Nanotics Aims at Preventing Senescent Cells from Evading Immune Surveillance

Nanotics works on a nanoparticle platform that can modulate cell signaling via depletion of arbitrary target signaling molecules, something that has a great many potential uses, such as altering the behavior of the immune system. Given the present level of interest in clearance of senescent cells as an approach to treating aging, it isn't surprising to see platform companies of this ilk turning their attention to the production of senolytic treatments in addition to their existing pipelines. Here the approach is to deny lingering senescent cells the capacity to protect themselves against immune surveillance, and thus enable the immune system to destroy a greater fraction of these errant cells than would otherwise be the case.

Many cell signals are normally delivered in an intelligent cell-mediated way, meaning that one cell actually moves through the body until it's quite close to a target cell, before releasing the appropriate signal molecules. This greatly increases the likelihood that only the target cell - and not an "off-target" cell - will receive the signal. However, in various diseases, the delivery of the signal molecule is dysregulated in some way, sometimes because a cell is secreting a signal molecule systemically rather than focally to a target cell. The cell that receives this signal molecule - which it would not have received under normal circumstances - may do something it shouldn't do, which can manifest at the tissue level as disease. But the target cell may in fact be responding in a perfectly appropriate way to an incorrect signal. Most medicine still focuses on tissues and organs, rather than the underlying cells and signal molecules.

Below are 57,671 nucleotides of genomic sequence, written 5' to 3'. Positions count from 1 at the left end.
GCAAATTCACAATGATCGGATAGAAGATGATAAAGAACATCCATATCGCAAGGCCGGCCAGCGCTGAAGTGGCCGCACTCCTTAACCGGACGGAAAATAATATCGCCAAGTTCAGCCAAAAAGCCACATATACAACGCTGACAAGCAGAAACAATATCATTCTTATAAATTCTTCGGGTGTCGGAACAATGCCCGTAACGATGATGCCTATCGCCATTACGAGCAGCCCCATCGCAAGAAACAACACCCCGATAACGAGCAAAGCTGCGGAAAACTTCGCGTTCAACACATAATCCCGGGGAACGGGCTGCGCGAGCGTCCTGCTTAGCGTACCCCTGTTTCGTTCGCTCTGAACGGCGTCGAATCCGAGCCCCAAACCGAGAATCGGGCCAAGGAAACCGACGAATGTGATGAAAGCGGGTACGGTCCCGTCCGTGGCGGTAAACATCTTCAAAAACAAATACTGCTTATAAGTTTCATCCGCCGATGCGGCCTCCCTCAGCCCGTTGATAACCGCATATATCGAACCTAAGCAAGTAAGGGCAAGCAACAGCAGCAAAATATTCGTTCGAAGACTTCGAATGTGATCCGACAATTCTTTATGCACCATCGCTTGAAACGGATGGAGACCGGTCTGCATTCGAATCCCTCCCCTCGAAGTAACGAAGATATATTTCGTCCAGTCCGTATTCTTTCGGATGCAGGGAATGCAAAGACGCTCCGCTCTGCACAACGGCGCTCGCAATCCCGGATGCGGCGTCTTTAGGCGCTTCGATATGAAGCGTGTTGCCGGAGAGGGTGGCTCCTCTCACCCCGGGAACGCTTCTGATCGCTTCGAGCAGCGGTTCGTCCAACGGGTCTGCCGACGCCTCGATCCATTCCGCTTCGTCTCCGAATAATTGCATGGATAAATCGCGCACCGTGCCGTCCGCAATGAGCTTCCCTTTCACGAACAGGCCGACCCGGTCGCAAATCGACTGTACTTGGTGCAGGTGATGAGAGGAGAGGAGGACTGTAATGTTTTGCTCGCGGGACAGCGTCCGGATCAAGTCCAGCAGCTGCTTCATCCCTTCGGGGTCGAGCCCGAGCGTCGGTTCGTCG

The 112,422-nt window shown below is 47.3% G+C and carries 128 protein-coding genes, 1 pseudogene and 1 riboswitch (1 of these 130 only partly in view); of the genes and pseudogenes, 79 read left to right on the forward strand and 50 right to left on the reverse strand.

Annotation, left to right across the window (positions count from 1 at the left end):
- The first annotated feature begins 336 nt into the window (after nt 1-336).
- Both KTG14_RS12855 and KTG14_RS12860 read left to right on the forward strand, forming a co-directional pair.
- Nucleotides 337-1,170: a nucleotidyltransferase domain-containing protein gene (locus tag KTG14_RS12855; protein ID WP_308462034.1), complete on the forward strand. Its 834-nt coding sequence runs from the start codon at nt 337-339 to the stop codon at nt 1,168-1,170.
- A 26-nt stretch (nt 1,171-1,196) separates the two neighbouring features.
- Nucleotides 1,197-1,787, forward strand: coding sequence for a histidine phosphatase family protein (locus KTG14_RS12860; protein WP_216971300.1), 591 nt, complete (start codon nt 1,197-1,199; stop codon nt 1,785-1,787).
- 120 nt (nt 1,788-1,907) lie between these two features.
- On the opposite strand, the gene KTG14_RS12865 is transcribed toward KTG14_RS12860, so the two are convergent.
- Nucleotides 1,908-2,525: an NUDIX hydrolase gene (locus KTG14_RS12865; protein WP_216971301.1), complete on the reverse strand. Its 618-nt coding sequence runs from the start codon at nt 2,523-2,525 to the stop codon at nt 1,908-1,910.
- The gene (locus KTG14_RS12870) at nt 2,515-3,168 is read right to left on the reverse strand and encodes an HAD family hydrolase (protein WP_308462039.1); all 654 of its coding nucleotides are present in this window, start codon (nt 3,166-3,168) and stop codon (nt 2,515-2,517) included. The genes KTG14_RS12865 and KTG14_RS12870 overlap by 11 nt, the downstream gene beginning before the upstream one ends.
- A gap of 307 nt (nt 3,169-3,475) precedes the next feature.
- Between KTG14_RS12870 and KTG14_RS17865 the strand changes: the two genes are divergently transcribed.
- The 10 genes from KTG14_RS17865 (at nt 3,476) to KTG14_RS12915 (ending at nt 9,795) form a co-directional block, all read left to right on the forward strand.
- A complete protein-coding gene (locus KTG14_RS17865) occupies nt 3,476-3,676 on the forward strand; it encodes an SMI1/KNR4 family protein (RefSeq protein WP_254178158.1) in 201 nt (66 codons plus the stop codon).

In cancer, the main problem is not the existence of cancer cells - which the immune system routinely clears out - but rather that cancer cells sometimes persist long enough to erect an inhibitory shield. The secreted molecules inhibit either the immune system's killer cells or the "death signals" those cells produce. There are times when this type of inhibitory signaling is completely appropriate. For instance, the fetus must inhibit the mother's immune system in order to survive, given that's genetically only half the mother and thus looks like an invader. Cancer not only mimics the process used by the fetus/placenta but employs many of the same molecules to do it.

For anti-aging, one would deplete the various known pathogenic signaling molecules that increase with age. Many of these are inflammatory and are responsible for what's termed inflammaging. We are also designing an approach to deplete immune inhibitors secreted by senescent cells for their defense, as a new generation of senolytic therapy. For the vast majority of non-genetic diseases, the drivers or enablers of the disease are signal molecules or molecular signal inhibitors. All of these targets can be depleted by our approach, without drugs and thus without the side effects of drugs.